Sporting Contests to Remember: The Miracle of Istanbul
On a warm summer night in May, 2005, the city of Istanbul was buzzing with life. Throngs of foreign crowds and football lovers had spilled into town for the UEFA Champions League final, to be held in the city’s Ataturk Stadium, unknown to the fact that they will be witness to one of the most entertaining and stunning nights in European football’s illustrious history.
The match was an epitome of faith, a fight between giants and fallen giants and the result certainly proving that it was the heart with which you play that controls your destiny. The way the match turned on its head, and the hearts with which both teams played, it seemed more like a glorious illustration of a battle between MEN, for the one and one thing that mattered most: a place in the history books as winners of the most glorious trophy club football has to offer – The Champions League.
AC Milan and Liverpool – the names are known even to people who don’t know about football. The two behemoths of football had reached the final in Istanbul, however with different backgrounds. AC Milan, 6 time winners at the time, had won the trophy 4 times in the last twenty years, including winning the first same-country final by beating Juventus in 2003. Liverpool, 4 time winners at the time, had last won the trophy in 1984 when the club was at the zenith of its game and stature. They had not even won the English League title for the past 15 years and had finished 5th in the current season, 35 points behind winners Chelsea. Liverpool’s exploits in the UEFA CL had surprised the best football pundits, given their ordinary display in the English Premier League. AC Milan, on the other hand, went into the final after finishing 2nd in the Italian Serie A, having won the Italian title 7 times between 1988 and 2004.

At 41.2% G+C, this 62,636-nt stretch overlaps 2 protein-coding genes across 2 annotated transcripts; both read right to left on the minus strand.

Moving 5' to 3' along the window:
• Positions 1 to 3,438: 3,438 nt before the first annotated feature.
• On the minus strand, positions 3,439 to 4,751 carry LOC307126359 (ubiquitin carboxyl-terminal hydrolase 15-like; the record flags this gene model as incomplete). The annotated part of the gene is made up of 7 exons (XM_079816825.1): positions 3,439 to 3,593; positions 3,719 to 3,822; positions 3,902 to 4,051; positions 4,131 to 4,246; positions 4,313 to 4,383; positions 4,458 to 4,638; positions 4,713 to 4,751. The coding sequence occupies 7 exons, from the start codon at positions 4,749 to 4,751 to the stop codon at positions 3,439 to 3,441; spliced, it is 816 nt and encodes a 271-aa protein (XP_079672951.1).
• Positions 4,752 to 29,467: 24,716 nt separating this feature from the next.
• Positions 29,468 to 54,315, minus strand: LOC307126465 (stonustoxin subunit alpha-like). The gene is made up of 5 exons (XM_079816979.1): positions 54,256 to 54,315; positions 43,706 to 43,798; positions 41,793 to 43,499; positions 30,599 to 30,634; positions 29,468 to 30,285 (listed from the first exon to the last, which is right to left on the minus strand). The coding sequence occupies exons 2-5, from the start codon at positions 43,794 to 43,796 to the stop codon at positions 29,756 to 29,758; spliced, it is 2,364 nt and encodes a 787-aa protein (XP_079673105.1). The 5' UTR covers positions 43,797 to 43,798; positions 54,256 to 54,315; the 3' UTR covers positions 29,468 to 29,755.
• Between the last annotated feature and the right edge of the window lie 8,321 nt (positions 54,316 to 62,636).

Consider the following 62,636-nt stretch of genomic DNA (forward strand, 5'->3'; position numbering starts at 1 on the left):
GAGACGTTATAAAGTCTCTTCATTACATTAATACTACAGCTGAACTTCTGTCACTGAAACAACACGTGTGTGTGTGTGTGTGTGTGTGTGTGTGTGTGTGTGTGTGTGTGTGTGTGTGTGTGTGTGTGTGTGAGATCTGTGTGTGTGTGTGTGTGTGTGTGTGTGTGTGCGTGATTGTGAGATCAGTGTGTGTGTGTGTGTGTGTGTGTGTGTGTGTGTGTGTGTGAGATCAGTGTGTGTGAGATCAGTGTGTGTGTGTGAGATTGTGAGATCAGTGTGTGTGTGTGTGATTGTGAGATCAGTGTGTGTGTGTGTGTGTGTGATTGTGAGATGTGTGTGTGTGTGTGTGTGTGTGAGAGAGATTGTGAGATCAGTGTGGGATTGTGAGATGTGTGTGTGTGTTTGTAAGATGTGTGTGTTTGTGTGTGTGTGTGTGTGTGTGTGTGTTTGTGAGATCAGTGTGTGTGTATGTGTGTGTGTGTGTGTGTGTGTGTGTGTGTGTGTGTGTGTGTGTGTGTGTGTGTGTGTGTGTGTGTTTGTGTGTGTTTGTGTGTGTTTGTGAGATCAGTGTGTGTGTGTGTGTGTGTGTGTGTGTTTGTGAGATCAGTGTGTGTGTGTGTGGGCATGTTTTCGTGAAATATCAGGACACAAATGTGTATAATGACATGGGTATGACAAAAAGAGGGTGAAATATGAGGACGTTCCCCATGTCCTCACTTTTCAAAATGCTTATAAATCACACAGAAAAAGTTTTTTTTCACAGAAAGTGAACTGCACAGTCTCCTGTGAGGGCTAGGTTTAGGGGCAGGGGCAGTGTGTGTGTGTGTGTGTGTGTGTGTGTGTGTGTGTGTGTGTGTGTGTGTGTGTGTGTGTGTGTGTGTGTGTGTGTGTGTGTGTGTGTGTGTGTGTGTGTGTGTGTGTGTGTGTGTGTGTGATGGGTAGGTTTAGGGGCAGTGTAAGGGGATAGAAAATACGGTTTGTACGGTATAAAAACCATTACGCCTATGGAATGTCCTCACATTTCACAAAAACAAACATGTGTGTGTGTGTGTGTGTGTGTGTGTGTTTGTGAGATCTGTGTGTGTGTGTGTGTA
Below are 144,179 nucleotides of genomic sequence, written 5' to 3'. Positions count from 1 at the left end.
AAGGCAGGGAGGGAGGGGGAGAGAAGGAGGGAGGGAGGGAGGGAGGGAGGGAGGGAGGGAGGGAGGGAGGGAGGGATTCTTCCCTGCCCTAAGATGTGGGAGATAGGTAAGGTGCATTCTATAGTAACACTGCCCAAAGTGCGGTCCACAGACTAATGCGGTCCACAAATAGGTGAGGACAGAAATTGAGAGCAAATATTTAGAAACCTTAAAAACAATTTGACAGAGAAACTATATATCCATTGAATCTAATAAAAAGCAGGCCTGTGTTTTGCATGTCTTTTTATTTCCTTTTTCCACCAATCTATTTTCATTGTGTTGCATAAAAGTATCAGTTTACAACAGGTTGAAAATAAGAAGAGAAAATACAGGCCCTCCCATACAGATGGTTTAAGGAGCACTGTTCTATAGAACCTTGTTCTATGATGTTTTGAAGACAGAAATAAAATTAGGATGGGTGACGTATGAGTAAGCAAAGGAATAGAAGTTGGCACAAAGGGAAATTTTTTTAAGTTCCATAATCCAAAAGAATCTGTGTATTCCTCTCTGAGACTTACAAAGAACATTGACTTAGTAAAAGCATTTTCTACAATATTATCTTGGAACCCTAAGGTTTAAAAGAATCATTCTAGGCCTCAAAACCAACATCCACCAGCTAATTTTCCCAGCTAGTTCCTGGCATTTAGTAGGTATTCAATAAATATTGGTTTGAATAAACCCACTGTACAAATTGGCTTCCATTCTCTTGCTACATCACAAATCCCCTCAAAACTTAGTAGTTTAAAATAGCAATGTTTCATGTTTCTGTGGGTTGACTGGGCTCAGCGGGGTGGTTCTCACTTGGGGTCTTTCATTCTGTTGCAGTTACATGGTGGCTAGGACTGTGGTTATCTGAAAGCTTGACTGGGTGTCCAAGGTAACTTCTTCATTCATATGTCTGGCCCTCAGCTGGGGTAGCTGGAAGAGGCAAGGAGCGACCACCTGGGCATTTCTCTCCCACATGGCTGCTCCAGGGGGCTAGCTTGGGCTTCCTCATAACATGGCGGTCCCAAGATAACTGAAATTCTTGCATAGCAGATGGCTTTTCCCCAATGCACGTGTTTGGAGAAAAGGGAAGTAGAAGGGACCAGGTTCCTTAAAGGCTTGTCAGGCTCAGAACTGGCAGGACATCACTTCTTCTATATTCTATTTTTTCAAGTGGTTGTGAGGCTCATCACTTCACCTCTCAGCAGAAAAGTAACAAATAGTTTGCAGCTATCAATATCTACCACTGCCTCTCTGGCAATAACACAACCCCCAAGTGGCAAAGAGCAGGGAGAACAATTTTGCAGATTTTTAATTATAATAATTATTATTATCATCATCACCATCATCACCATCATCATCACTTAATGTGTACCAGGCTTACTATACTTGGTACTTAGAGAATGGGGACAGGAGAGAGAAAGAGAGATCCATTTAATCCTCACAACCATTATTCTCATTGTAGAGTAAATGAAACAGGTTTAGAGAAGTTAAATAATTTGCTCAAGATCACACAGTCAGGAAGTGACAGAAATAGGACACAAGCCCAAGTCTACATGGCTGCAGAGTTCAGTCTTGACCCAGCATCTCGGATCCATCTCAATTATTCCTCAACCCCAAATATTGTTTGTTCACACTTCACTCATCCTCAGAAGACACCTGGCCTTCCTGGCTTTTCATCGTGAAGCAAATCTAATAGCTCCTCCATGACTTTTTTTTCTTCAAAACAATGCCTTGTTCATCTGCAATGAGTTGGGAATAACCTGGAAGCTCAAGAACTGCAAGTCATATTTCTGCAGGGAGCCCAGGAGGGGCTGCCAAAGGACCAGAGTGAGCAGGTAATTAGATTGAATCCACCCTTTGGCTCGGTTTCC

Liverpool came to the final by beating Leverkusen, Juventus and Chelsea in the knockout rounds; the win against Chelsea was hard fought and dubbed as a lucky victory for Liverpool by many people. AC Milan defeated big teams like Manchester United, neighbours Inter Milan (5-0) and PSV Eindhoven with fair ease en route to the final. Milan were essential favourites to life the trophy, on the back of the strong team which contained experienced and world-class players like Maldini, Nesta, Seedorf, Gattuso, Shevchenko etc. Liverpool’s success mainly depended on Steven Gerrard, their influential midfielder and captain, whose brilliant goal in the dying minutes against Olympiacos in the last match of the group stages had taken Liverpool through to the knockout stages.
The night of the final, Liverpool fielded a 4-4-1-1 formation, with the surprise inclusion of a half fit Harry Kewell. Milan started with a 4-4-2 formation with a diamond in midfield, their strike force consisting of the dangerous duo of Shevchenko and Crespo. Milan’s tactics reaped benefits in the first minute of the match when Paolo Maldini volleyed Andrea Pirlo’s free kick past Liverpool’s goalkeeper Jerzy Dudek. Liverpool were pegged back for most of the half, with Milan controlling the game, via their strong midfield. In addition, the gamble on Kewell did not pay off for Liverpool as he limped off in the 23rd minute to be replaced by Vladimir Smicer. Dudek was kept busy through the entire half, making saves from Shevchenko a few times. Shevchenko and Crespo were each adjudged offside once, having scored a goal. Crespo finally entered the score sheet in the 39th minute, after a quick counter attack by Milan. And before Liverpool could adjust to giving that goal, Kaka released Crespo with a beautiful pass that Crespo finished with the same aplomb in the 44th minute. At half-time, with the score staring 3-0 in favour of Milan, most people thought that the match was, in essence, over. It was only a case of how many more goals Milan would put past Liverpool. But destiny, as they say, was still being unwrapped.